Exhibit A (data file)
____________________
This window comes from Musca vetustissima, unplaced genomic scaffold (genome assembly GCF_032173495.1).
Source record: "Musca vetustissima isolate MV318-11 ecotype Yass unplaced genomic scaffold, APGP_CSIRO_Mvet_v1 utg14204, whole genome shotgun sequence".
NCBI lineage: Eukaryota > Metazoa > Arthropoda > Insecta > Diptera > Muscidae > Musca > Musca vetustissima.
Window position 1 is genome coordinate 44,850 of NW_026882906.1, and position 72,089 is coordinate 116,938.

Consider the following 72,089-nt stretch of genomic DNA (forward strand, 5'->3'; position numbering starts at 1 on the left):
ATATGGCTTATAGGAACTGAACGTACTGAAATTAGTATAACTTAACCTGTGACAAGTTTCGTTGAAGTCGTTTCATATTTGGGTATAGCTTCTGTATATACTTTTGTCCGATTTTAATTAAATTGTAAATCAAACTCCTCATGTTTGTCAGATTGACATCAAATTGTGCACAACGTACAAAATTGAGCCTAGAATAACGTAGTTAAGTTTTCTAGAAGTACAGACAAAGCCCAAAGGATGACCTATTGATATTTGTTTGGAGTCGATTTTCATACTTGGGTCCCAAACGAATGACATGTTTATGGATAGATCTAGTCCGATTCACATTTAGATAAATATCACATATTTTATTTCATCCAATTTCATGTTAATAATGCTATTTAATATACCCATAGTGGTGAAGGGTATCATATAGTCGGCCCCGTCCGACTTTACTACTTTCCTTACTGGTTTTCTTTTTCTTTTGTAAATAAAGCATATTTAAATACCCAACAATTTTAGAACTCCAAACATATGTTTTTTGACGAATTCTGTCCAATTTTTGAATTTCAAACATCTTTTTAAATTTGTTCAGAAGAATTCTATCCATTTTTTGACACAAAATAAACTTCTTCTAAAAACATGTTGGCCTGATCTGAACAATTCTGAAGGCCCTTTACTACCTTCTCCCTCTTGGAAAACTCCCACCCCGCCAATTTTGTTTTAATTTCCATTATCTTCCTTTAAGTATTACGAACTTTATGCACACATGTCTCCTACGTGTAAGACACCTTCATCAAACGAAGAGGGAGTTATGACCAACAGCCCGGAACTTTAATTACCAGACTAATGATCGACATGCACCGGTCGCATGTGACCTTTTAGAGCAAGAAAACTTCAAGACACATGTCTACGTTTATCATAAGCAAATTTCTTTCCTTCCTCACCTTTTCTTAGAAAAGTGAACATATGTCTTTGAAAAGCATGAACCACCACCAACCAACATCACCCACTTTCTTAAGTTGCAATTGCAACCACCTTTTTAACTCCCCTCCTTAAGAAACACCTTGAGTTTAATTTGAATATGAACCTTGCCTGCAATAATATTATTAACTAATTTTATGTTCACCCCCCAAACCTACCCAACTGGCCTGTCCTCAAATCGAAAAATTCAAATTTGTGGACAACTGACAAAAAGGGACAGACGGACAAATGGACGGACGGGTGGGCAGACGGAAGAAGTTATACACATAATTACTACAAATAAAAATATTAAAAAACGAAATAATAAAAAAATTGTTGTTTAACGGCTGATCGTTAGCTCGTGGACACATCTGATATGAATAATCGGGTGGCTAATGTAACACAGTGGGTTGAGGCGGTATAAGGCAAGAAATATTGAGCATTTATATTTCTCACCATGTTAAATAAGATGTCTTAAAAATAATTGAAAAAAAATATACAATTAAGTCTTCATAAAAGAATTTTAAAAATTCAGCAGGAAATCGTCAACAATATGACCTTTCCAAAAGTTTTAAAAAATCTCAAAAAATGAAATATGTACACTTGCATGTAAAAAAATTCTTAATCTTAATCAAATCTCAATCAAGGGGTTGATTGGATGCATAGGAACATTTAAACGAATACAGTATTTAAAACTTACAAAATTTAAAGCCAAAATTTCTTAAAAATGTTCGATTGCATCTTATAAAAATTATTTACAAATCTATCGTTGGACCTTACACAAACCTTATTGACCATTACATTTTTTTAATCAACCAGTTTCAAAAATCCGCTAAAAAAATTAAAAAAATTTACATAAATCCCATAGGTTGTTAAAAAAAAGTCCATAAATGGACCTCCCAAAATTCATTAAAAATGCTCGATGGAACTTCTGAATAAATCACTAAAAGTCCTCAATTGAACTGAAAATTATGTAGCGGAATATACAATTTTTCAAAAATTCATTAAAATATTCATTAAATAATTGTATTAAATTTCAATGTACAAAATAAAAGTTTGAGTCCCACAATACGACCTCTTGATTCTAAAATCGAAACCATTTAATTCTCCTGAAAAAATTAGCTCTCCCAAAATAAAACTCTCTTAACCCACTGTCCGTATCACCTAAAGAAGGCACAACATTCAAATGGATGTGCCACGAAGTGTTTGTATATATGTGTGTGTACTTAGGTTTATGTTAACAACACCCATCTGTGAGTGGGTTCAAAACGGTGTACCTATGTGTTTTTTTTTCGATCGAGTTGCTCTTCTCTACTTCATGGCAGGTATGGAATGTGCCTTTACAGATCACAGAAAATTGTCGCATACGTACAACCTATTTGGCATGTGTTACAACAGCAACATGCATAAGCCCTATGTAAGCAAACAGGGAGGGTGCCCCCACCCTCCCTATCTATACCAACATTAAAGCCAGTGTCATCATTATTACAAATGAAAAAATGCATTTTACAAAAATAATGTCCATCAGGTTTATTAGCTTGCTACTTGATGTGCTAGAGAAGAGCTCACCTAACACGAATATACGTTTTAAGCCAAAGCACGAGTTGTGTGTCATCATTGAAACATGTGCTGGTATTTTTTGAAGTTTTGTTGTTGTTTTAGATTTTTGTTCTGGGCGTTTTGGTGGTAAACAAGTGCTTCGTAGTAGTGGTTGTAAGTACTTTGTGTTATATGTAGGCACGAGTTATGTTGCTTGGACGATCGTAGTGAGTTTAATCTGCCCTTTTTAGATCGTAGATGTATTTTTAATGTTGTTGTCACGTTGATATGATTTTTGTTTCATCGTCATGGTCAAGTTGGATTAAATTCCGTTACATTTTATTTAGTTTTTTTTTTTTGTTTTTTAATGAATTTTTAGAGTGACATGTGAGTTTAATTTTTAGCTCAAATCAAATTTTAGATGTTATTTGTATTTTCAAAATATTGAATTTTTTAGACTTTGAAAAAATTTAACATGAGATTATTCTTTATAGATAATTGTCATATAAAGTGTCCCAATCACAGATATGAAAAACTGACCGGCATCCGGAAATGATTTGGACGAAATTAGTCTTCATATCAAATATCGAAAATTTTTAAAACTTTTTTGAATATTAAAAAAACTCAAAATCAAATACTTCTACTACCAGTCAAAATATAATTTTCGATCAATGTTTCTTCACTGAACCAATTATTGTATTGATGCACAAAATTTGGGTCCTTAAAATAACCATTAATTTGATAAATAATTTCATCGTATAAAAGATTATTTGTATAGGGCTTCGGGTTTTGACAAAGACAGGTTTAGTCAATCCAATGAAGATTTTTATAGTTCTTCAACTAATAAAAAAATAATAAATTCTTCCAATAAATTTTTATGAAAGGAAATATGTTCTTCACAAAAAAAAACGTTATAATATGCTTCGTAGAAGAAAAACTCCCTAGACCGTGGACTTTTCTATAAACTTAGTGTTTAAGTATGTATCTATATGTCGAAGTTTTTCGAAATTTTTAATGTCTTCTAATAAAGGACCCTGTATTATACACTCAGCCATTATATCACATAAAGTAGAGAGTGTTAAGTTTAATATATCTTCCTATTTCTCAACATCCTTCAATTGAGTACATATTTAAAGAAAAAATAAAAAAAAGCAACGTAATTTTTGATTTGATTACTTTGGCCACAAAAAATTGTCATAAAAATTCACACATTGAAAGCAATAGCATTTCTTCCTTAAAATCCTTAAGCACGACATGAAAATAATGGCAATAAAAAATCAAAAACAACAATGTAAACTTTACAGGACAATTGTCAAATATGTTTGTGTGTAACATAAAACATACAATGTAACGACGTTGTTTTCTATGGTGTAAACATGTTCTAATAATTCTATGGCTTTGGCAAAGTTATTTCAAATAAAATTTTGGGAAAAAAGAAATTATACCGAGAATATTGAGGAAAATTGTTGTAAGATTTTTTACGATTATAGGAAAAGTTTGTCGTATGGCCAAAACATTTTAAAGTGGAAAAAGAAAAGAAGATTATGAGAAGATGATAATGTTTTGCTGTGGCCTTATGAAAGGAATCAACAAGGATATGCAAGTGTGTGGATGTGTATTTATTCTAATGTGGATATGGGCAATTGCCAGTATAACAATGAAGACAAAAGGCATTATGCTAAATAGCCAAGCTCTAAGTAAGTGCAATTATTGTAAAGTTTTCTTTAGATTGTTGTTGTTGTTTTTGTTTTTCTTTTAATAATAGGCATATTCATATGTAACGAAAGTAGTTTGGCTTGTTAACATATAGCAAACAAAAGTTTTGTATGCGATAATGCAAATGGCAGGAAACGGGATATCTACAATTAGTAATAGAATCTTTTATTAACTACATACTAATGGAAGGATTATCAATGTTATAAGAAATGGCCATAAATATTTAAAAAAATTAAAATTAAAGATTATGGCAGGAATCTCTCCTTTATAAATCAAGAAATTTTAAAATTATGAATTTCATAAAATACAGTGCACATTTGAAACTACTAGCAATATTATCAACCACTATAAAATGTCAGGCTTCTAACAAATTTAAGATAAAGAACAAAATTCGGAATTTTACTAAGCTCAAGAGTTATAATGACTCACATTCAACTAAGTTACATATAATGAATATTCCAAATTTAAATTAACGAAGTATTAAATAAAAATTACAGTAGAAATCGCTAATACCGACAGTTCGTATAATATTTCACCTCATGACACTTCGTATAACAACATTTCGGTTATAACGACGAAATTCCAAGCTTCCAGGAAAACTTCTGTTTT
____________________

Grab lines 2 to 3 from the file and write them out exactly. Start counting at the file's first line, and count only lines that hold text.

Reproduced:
Source record: "Musca vetustissima isolate MV318-11 ecotype Yass unplaced genomic scaffold, APGP_CSIRO_Mvet_v1 utg14204, whole genome shotgun sequence".
NCBI lineage: Eukaryota > Metazoa > Arthropoda > Insecta > Diptera > Muscidae > Musca > Musca vetustissima.